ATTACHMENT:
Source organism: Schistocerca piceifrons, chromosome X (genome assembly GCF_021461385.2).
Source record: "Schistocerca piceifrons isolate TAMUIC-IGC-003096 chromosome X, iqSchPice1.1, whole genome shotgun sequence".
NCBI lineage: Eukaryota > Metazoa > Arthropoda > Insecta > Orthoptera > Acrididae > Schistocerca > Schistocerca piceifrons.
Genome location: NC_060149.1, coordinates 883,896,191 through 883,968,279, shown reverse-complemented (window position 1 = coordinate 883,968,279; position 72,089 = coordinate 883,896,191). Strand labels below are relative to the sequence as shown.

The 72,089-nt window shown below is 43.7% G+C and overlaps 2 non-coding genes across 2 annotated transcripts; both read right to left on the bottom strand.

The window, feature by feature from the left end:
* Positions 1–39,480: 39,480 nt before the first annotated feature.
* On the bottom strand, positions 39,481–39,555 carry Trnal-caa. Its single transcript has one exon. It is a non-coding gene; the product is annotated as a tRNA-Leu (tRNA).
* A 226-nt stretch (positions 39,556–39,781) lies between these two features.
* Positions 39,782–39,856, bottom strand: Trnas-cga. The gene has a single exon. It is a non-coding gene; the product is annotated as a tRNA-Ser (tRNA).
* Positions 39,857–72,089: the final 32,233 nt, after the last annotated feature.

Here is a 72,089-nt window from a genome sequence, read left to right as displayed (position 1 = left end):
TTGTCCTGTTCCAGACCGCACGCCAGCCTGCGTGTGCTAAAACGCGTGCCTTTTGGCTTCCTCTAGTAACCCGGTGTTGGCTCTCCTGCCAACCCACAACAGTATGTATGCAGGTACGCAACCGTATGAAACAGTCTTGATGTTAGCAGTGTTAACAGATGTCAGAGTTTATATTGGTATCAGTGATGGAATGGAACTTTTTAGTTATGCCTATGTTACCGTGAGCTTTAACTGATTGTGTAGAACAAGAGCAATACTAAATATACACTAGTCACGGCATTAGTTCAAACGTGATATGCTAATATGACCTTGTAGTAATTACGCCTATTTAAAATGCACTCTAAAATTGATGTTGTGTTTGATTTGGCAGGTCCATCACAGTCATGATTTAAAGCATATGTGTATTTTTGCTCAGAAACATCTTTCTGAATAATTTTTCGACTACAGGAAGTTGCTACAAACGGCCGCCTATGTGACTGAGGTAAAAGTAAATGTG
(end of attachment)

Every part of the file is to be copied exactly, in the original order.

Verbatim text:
Source organism: Schistocerca piceifrons, chromosome X (genome assembly GCF_021461385.2).
Source record: "Schistocerca piceifrons isolate TAMUIC-IGC-003096 chromosome X, iqSchPice1.1, whole genome shotgun sequence".
NCBI lineage: Eukaryota > Metazoa > Arthropoda > Insecta > Orthoptera > Acrididae > Schistocerca > Schistocerca piceifrons.
Genome location: NC_060149.1, coordinates 883,896,191 through 883,968,279, shown reverse-complemented (window position 1 = coordinate 883,968,279; position 72,089 = coordinate 883,896,191). Strand labels below are relative to the sequence as shown.

The 72,089-nt window shown below is 43.7% G+C and overlaps 2 non-coding genes across 2 annotated transcripts; both read right to left on the bottom strand.

The window, feature by feature from the left end:
* Positions 1–39,480: 39,480 nt before the first annotated feature.
* On the bottom strand, positions 39,481–39,555 carry Trnal-caa. Its single transcript has one exon. It is a non-coding gene; the product is annotated as a tRNA-Leu (tRNA).
* A 226-nt stretch (positions 39,556–39,781) lies between these two features.
* Positions 39,782–39,856, bottom strand: Trnas-cga. The gene has a single exon. It is a non-coding gene; the product is annotated as a tRNA-Ser (tRNA).
* Positions 39,857–72,089: the final 32,233 nt, after the last annotated feature.

Here is a 72,089-nt window from a genome sequence, read left to right as displayed (position 1 = left end):
TTGTCCTGTTCCAGACCGCACGCCAGCCTGCGTGTGCTAAAACGCGTGCCTTTTGGCTTCCTCTAGTAACCCGGTGTTGGCTCTCCTGCCAACCCACAACAGTATGTATGCAGGTACGCAACCGTATGAAACAGTCTTGATGTTAGCAGTGTTAACAGATGTCAGAGTTTATATTGGTATCAGTGATGGAATGGAACTTTTTAGTTATGCCTATGTTACCGTGAGCTTTAACTGATTGTGTAGAACAAGAGCAATACTAAATATACACTAGTCACGGCATTAGTTCAAACGTGATATGCTAATATGACCTTGTAGTAATTACGCCTATTTAAAATGCACTCTAAAATTGATGTTGTGTTTGATTTGGCAGGTCCATCACAGTCATGATTTAAAGCATATGTGTATTTTTGCTCAGAAACATCTTTCTGAATAATTTTTCGACTACAGGAAGTTGCTACAAACGGCCGCCTATGTGACTGAGGTAAAAGTAAATGTG